Should we always think global?

Let’s face it: Global scale research seems sexy. Not only is it large in scale, making it seem more important and far reaching, but also may get more publication attention because of the broad focus. I do feel, however, that some topics do not require to be studied at the global scale to be important for understanding global issues.

Take for example a paper that we discussed last week, by Sieswerda et al. (2001). The authors tried to determine the relationship between ecosystem integrity and human health at the global scale. They performed regression analysis relating an index of ecosystem integrity to life expectancy for different countries. The two seemed to be related but when the authors controlled for GDP (a socio-economic component), the relationship between these two variables fell apart. This is not surprising. If two people (one rich, one poor) are placed in a degraded area, the richer person will be able to insulate her or himself from the potential impacts and therefore their health will be less affected than that of the poor person who must rely on their immediate surroundings. In this way it is no surprise that this relationship is not clear at the global level and that the question could have been better examined at a smaller scale.

When wanting to examine patterns at the global scale using large indexes and averages only mask trends at the smaller scale. I would like to suggest that global studies that compile and compare results from many smaller studies offer more useful information than scaling up. For example, the Millennium Ecosystem Assessment tried to assess the relationship between ecosystem services and human well-being at the local, regional, and global scale. They found that the link between ecosystem service provision and human well-being was evident at smaller scales (e.x. the fertility of the soil will impact the well-being of the farmers who rely on it for food provision and income), while the relationship was not clear when using global averages and indexes (most ecosystem services are degraded, while global human well being is increasing everywhere). This assessment is still useful however, because it examined the relationship between ecosystem services and well-being at many levels and found where the relationship held and where it did not, while if it had only looked at global averages this relationship would not be evident. Further, by focusing more locally you may be better able to address differences in climates, cultures, or policies.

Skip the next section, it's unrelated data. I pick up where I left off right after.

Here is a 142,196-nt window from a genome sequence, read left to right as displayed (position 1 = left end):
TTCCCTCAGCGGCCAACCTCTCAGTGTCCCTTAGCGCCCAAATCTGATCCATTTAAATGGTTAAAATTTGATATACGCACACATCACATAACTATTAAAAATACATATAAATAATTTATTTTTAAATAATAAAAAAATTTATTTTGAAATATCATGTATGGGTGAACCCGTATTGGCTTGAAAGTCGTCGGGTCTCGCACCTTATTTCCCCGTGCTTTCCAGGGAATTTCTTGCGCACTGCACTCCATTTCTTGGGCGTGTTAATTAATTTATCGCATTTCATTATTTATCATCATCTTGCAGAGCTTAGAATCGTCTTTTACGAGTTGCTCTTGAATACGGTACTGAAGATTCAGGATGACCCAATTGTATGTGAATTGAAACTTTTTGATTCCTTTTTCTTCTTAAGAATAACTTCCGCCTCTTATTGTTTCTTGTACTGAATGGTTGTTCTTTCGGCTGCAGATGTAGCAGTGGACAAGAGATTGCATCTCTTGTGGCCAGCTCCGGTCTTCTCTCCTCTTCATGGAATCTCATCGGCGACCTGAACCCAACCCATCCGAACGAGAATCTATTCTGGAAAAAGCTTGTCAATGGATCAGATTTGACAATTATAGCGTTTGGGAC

I do not mean to minimize the importance of understanding global scale patterns, but I think that the scale of the relationship should drive the scale of the study. If we return to the study done by Sieswerda et al. (2001), it is intuitive to me that the integrity of a local ecosystem will impact one’s health more than that of an ecosystem on the other side of a country. In this way perhaps this relationship should be examined in a series of small studies all of which can be compared to form a global understanding, as opposed to using broad indexes.

Both global and local scale studies can be valid, however, I think that instead of being caught up in the move to think global, researchers need to be more critical about knowing at what scale the relationship they seek to understand acts. This will make the findings more relevant and useful for future study.

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